|Kew Gardens, from mummyplum.blogspot.com|
But this year, after an even more elusive British summer than usual, I feel strangely excited about everything that Autumn 2012 will bring. At least I know what to expect; fresh foggy mornings walking through Hyde Park on my way to work, the smell of pine cones and conkers and the sparkly, dewy grass.
Already, change is in the air - the breeze feels fresher, the colours deeper - as though we are on the cusp of a very different London. And far from being bleak, there’s actually rather a lot to look forward to...
1. Apple Day
We've all heard of Halloween, Thanksgiving, Bonfire Night and Diwali. But there's a new kid on the block, a lesser-known festival, dedicated to the humble fruits of Autumn - yes, its Apple Day (21 October). Apple festivals in London tend to vary in terms of their dates, but the main ones seem to be at the National Trust's Red House on 14 October and the Camley Street Natural Park on 7 October, which features live acoustic music, cider tasting and, of course, London's finest apples.
Is your wardrobe ready for Autumn? Mine certainly isn't - apparently summer dresses worn with tights and ballet pumps just won’t cut it once October hits. Finding my shiny new uniform of a ladylike coat, wear-forever boots and the holy grail of a cosy-but-flattering jumper requires an exciting, back-to-school shopping excursion. Autumn doesn't have to mean dowdy - the shops are currently bursting with gorgeous brocade fabrics, rich wine colours, equestrian shapes and lots of black lace and leather. Once you're kitted out for the season ahead, it will leave you with all the satisfaction of arriving at school armed with the coolest Woolworths stationary. The trick is to buy your essentials now before the cold really kicks in and all the good stuff's gone!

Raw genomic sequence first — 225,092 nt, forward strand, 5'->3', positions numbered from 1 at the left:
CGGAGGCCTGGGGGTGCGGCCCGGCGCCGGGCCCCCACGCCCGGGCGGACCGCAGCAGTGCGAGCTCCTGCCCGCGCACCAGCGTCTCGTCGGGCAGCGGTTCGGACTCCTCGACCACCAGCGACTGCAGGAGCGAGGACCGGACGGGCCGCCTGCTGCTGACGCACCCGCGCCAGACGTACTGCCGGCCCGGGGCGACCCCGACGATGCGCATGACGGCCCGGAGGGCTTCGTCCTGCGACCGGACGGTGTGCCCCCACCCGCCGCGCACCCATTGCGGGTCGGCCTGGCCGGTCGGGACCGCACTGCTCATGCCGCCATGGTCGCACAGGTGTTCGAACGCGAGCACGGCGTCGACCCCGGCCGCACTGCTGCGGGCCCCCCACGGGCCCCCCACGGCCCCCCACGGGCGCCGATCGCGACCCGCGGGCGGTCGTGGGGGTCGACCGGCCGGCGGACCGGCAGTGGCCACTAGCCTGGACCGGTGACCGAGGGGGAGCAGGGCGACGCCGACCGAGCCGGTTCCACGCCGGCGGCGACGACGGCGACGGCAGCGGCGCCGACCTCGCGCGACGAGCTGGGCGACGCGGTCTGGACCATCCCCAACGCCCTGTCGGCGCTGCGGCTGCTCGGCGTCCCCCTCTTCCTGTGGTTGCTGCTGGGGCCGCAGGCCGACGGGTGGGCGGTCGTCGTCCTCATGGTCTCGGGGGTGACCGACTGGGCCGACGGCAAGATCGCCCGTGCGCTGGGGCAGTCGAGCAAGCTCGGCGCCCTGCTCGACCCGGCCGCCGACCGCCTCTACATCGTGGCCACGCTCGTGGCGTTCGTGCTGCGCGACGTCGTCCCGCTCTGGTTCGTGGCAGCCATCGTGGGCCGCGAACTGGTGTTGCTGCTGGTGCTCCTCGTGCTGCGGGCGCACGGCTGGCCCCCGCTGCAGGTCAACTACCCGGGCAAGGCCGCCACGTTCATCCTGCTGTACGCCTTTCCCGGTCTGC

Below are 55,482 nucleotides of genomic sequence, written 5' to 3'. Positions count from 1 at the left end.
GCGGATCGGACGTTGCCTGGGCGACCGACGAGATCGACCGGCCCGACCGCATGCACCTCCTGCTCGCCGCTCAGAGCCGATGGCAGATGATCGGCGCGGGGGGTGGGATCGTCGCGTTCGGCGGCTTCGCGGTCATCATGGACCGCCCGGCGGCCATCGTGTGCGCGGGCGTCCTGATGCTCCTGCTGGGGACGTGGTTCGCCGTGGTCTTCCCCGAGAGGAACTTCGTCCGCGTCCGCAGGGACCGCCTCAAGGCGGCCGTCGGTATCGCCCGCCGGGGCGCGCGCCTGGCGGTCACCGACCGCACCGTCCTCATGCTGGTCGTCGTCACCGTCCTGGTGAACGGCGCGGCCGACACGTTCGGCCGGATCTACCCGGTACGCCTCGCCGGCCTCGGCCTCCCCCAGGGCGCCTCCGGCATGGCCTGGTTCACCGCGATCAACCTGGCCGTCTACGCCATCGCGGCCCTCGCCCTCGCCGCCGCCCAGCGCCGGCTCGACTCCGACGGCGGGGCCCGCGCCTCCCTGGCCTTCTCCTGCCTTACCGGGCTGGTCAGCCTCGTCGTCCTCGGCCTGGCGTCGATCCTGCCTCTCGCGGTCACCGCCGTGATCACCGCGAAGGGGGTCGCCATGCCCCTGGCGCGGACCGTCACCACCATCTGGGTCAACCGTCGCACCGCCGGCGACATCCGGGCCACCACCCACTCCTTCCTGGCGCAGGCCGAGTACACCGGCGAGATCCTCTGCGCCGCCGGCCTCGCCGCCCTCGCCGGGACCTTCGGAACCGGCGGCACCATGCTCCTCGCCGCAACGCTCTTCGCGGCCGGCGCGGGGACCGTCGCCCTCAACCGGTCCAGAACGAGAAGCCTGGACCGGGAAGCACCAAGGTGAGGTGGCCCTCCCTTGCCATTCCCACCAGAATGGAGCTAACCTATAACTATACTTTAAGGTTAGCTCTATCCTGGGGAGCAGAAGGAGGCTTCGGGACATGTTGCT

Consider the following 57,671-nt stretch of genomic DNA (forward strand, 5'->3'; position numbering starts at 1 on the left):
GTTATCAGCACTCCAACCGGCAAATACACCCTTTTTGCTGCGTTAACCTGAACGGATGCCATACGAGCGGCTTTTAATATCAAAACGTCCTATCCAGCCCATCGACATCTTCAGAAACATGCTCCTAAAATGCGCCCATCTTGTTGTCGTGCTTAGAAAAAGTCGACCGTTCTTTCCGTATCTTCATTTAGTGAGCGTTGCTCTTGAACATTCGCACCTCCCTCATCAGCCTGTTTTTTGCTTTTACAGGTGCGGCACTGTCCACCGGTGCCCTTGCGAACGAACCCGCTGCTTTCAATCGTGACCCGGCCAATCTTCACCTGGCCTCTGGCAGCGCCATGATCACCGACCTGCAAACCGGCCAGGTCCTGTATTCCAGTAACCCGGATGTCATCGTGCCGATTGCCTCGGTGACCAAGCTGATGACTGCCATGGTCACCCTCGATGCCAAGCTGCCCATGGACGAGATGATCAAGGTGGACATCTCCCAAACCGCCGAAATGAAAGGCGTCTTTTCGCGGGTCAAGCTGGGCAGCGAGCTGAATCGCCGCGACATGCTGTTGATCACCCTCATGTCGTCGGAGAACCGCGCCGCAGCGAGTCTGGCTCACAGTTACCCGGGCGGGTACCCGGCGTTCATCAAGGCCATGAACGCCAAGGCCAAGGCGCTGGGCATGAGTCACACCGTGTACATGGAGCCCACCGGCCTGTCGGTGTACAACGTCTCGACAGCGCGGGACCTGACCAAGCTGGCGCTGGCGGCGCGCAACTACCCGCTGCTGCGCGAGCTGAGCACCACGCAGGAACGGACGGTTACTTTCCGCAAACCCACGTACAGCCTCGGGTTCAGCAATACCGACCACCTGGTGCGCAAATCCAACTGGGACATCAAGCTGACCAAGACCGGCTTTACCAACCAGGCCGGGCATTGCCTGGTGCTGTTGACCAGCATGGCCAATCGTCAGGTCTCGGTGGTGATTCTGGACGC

3. Autumn picnics in Richmond Park or Kew Gardens
There’s something quite romantic about an off-season picnic on a crisp autumnal day in a deserted London park. Choose somewhere surrounded by majestic golden trees, such as Richmond Park or Kew Gardens, where you can snuggle up in plenty of blankets and nestle amongst the crunchy leaves. Bring some home-made pumpkin soup or pie, and a flask of hot spiced cider. And may I recommend you head to a bar afterwards to warm up.
What better night to venture into London's underworld than on Halloween? (And by that I mean the hedonistic, glamorous pretend underworld - I'm not suggesting you seek out London's charming hidden crack dens). Last Halloween, we indulged our inner goths, donned corsets and chokers and headed to the Belle Epoque Party. But with this being The Year of 50 Shades, I wouldn't be surprised if we see a plethora of fetish nights in the capital using Halloween to capitalise on people's sudden desire to shed their inhibitions and explore their freaky side...
|Belle Epoque Party, from visitlondon.com|
If you are yet to experience the bonkers, raucous, riotous Bonfire Night street party in Lewes (apparently the biggest in the country), get it in your diary now. But don't expect hot chocolate and lacklustre fireworks in family-friendly parks; this is not for the faint-hearted. There's a sense of joyous anarchy as more than 60,000 people throng into the Saxon streets of Lewes, chucking firecrackers at alarmingly close proximity and watching the processions of Romans, warriors, pagans, burning effigies and everything in between. Expect lots of fire, lots of alcohol and lots of people. What could go wrong?